Janet also has a wealth of academic experience behind her. She has completed her BA in Geography at Oxford University, and then did a Grad Dip of Arts (in Geography and Politics) at JCU. More recently, Janet completed a Grad Certificate in Sustainability at Swinburne University of Technology, which helped refine her skills in this area. One of the group assignments for this course saw Janet working on a change management plan to implement a project related to sustainability. The group chose to work with TropEco to develop a plan to implement a food digestion unit at Uni Halls, which converts food waste to a liquid biofertiliser. Although the project only needed to be theoretical, it is now coming to fruition with the Bio-Regen Unit being installed in October this year, being the first of its kind in Australia. Janet and her group’s work were largely responsible for the project being implemented and the smooth transition with JCU staff. But Janet’s influence doesn’t stop here. Earlier this year, Janet put together a Sustainability Taskforce to develop an Environmental Sustainability Action Plan for the University Services Division.

After a lot of hard work it is now ready to implement. “The Plan has recently been approved, and so now we need to begin the much bigger task of implementing it”, says Janet. “I’m hoping we can establish a network of Sustainability Champions within the Division to help create a momentum for change.” From Janet’s pioneering work, the Division of Finance and Resource Planning, JCU’s other major operational division, has also followed suit, developing a similar plan, based on USD’s, that is close to being approved. This means the two divisions that have an influence over JCU’s operations will both have Environmental Sustainability Action Plans in place next year, due largely to Janet’s work in developing the initial plan for USD. When asked what Janet thought JCU could do better in terms of its sustainability she had some great insights. “I think the implementation of the TropEco program at JCU has made a big difference.  However, if I were to pick two areas where the University can easily do more – it would be in terms of switching to recycled paper and reducing the amount of flying. Cont’d page 10

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Tim Silverwood: “Is your life too plastic?” Plastic pollution in our oceans is a major environmental issue that is being largely ignored around the globe. Tim Silverwood visited JCU recently to give a public lecture, on his journey to illustrate the effects humans are having on our environment through our addiction to plastic consumption.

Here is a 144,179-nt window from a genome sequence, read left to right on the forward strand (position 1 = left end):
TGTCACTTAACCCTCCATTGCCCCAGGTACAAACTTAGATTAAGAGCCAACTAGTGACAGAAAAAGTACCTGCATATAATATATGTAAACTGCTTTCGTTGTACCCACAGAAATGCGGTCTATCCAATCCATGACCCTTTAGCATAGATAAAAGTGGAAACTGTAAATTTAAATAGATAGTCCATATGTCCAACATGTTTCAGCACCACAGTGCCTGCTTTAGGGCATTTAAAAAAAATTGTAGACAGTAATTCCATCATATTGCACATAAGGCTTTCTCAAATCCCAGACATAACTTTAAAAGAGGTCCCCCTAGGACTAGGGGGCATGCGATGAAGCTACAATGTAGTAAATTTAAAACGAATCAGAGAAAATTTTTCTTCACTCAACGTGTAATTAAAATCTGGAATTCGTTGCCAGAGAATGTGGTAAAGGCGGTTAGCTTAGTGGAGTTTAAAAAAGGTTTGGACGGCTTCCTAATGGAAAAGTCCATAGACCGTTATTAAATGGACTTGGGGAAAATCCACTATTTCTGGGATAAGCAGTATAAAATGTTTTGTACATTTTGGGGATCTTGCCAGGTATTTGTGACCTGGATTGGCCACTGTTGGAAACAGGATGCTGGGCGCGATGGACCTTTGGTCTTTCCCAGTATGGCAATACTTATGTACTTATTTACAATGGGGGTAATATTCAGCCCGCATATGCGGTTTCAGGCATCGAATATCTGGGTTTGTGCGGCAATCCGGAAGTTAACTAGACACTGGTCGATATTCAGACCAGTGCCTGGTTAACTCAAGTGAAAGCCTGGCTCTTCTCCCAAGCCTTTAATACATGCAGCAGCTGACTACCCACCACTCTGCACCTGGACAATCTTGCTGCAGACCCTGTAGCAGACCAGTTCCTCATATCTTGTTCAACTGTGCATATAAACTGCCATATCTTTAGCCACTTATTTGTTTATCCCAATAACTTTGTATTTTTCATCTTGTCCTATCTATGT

Adam Connell He seems like a regular, everyday, laid back, Australian guy, but Tim Silverwood is a man on a mission, and a very worthy mission at that. The surfer, come documentary maker, come environmental campaigner has developed a passion for our environment and in particular taking action on plastic pollution of our oceans. Tim has seen the destruction humans are having on our ocean environment, firsthand, both at his local Sydney beach and more recently on a research vessel from Honolulu to Vancouver via the the North Pacific Garbage Patch to research the extent of oceanic plastic pollution. Tim tells the audience about his recent visit to the Great Pacific Garbage Patch, an area of ocean in the North Pacific twice the size of France that contains billions of pieces of floating plastic debris, ranging from microscopic particles up to bottles, buoys and large ghost nets. The research vessel conducted research into the proliferation of plastic in this area, by trawling for plastic debris and identifying what was actually out there. Much of the plastic had broken into tiny pieces but some items were obvious such as toothbrushes and plastic toy figurines. “Plastic is a huge issue in our oceans because it never breaks down”, states Tim. “It just keeps breaking into smaller and smaller pieces that are digested by marine creatures in huge volumes”. Becoming part of the local Showing proof of this in his presentation, Tim 9

shows numerous pictures of dead or injured marine animals as a direct result of plastic pollution. One that is particularly disturbing is a photo of a dead Laysan Albatross chick with numerous pieces of plastic in its stomach including a cigarette lighter, several bottle caps, a comb and many other unidentified plastic pieces. Even more disturbing is that these chicks live at Midway Atoll, one of the most remote islands in the world. The chicks died from ingesting plastic, fished from the ocean by their parents and mistaken for food. To see more on this devastating problem check out the harrowing trailer by Chris Jordan - http://vimeo.com/ 25563376. We are also seeing the same problem on Lord Howe Island, 900km off the coast of Australia, with Flesh-Footed Shearwater chicks dying from plastic ingestion. One chick was found with 276 pieces of plastic in its stomach, representing 15% of its body mass, the equivalent of a human having 12kg of plastic inside them. On this Tim says, “Innocent creatures are eating OUR plastic waste, there is no denying that this plastic came from the East Coast of Australia. It makes me embarrassed, shameful and downright angry. We have to do something.”

Closer to home, we are seeing turtles ingesting large amounts of plastic, often mistaking plastic bags for jellyfish. One turtle found dead near Ballina, NSW had 317 pieces of plastic in its stomach. The plastic is primarily killing turtles in two ways, by either cutting up their digestive tract when ingesting sharp pieces of plastic or blocking the digestive tract by acting like an indigestible plug. But Tim tells us there is an even more sinister and lesser known issue with plastic pollution - the accumulation of persistent organic pollutants (POPs) on plastic floating in the oceans. These are nasty chemicals, resistant to biodegradation, which have the ability to accumulate in living tissue. Research has shown that POPs have the ability to bind to plastics in the oceans. What is really scary is POPs binding to microscopic plastic particles which are then ingested by plankton and small fish. These are then eaten by larger fish, birds and marine mammals such as whales and dolphins in large quantities, with the result being bioaccumulation of the POPs up the food chain, possibly leading to dangerous levels in the animal’s tissues. So what can be done about this major environmental problem? Well not a lot about the plastic that is already out there. Cont’d page 10